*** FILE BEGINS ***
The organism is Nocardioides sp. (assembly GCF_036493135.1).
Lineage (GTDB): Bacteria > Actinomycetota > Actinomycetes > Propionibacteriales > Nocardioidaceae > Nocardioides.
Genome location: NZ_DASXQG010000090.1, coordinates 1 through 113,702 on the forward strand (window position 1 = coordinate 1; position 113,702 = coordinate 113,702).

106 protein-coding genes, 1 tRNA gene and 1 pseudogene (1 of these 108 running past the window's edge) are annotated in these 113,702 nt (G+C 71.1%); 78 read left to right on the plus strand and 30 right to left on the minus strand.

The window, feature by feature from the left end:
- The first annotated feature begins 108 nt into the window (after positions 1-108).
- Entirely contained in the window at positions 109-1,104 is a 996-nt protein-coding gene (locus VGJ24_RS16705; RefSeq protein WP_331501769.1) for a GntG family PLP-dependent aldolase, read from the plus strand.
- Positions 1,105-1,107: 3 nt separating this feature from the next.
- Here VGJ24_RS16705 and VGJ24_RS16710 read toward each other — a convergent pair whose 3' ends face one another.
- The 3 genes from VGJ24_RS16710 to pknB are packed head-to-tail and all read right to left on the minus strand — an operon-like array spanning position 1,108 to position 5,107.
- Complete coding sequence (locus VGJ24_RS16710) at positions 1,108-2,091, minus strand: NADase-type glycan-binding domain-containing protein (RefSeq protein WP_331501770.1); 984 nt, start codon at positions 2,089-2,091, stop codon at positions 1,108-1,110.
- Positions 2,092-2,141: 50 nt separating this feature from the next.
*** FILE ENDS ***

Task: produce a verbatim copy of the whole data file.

The organism is Nocardioides sp. (assembly GCF_036493135.1).
Lineage (GTDB): Bacteria > Actinomycetota > Actinomycetes > Propionibacteriales > Nocardioidaceae > Nocardioides.
Genome location: NZ_DASXQG010000090.1, coordinates 1 through 113,702 on the forward strand (window position 1 = coordinate 1; position 113,702 = coordinate 113,702).

106 protein-coding genes, 1 tRNA gene and 1 pseudogene (1 of these 108 running past the window's edge) are annotated in these 113,702 nt (G+C 71.1%); 78 read left to right on the plus strand and 30 right to left on the minus strand.

The window, feature by feature from the left end:
- The first annotated feature begins 108 nt into the window (after positions 1-108).
- Entirely contained in the window at positions 109-1,104 is a 996-nt protein-coding gene (locus VGJ24_RS16705; RefSeq protein WP_331501769.1) for a GntG family PLP-dependent aldolase, read from the plus strand.
- Positions 1,105-1,107: 3 nt separating this feature from the next.
- Here VGJ24_RS16705 and VGJ24_RS16710 read toward each other — a convergent pair whose 3' ends face one another.
- The 3 genes from VGJ24_RS16710 to pknB are packed head-to-tail and all read right to left on the minus strand — an operon-like array spanning position 1,108 to position 5,107.
- Complete coding sequence (locus VGJ24_RS16710) at positions 1,108-2,091, minus strand: NADase-type glycan-binding domain-containing protein (RefSeq protein WP_331501770.1); 984 nt, start codon at positions 2,089-2,091, stop codon at positions 1,108-1,110.
- Positions 2,092-2,141: 50 nt separating this feature from the next.